Thirdly I would like to ask what definition criteria will be used in this study. Given that Dr Esther Crawley has previously studied ‘fatigue,’ in much of her research, rather than M.E as defined by the Canadian Consensus Criteria, what, if any, objective measurements will be called into play when looking at how the participants have been diagnosed. With the PACE trial being criticised, in part, because it relied on subjective self-report, how is the study you are funding going to accurately assess just what illness the children are suffering from? How many paediatricians are aware of symptoms like post-exertional malaise and orthostatic intolerance? Surely such a flaw threatens the whole study, in rendering any data collected meaningless. How can there be confidence amongst patients that the paediatricians contacted will weed out children who experience fatigue but who don’t have M.E, for example? I see that in a similar study already done by Dr Crawley[viii] done in 2015 she saw no issues there with using subjective self-report to measure symptoms, which indicates that the same thing might occur here.

    The patient community, despite being made up of some extremely ill individuals, has demonstrated extraordinary resilience in fighting to have their concerns over PACE heard over the last few years. We have had to endure not only personal criticisms from journalists[ix] but also our reputations being smeared. [x] We deserve at the very least for all charities claiming to represent us, to assertively pursue the line that M.E is a physical illness, as so much evidence suggests it is. It is not enough for charities simply to claim that they believe that fact; all the research that is funded has to compliment and explore that same theme so that there is no room for any doubt. To act otherwise is to let down your members and to encourage the wider scientific community to continue to erroneously associate M.E with various psychiatric conditions. As more and more good quality research is produced internationally, in the longer term there will no doubt be judgements associated with that.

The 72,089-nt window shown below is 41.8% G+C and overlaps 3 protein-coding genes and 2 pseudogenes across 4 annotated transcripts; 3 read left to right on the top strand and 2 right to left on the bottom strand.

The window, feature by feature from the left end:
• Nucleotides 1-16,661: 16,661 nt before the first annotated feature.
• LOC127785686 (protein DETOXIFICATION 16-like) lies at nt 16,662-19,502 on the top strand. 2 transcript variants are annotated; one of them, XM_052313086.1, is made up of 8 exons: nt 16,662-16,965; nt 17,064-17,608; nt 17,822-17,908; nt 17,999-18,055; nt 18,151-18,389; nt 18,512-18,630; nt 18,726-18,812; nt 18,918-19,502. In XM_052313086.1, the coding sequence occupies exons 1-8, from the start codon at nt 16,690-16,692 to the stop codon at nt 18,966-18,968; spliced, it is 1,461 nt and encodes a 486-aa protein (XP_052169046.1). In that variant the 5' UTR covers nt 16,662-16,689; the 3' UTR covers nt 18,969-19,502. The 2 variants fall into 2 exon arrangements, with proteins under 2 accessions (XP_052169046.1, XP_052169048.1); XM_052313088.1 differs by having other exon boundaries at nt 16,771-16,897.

I look forward to hearing your response,

    Best wishes,


    Fiona Symington


    Case notes BBC Radio 4 6th November, 2007

    [ii] http://www.meassociation.org.uk/201...-me-association-and-young-me-sufferers-trust/

    [iii] https://www.asa.org.uk/Rulings/Adju...er-Group-Ltd/SHP_ADJ_158035.aspx#.VzhfCY-cHIU

    [iv] https://meagenda.wordpress.com/category/dr-esther-crawley/page/5/

    [v] http://www.virology.ws/2015/10/21/trial-by-error-i/

    [vi] Maternal and childhood psychological factors predict chronic disabling fatigue at age 13 years, Crawley E et al 2015 Journal of Adolescent Health, vol 56, pp 181-187

    [vii] Chronic disabling fatigue at age 13 and association with family adversity, Crawley et al, Pediatrics, July 2012, volume 130, issue 1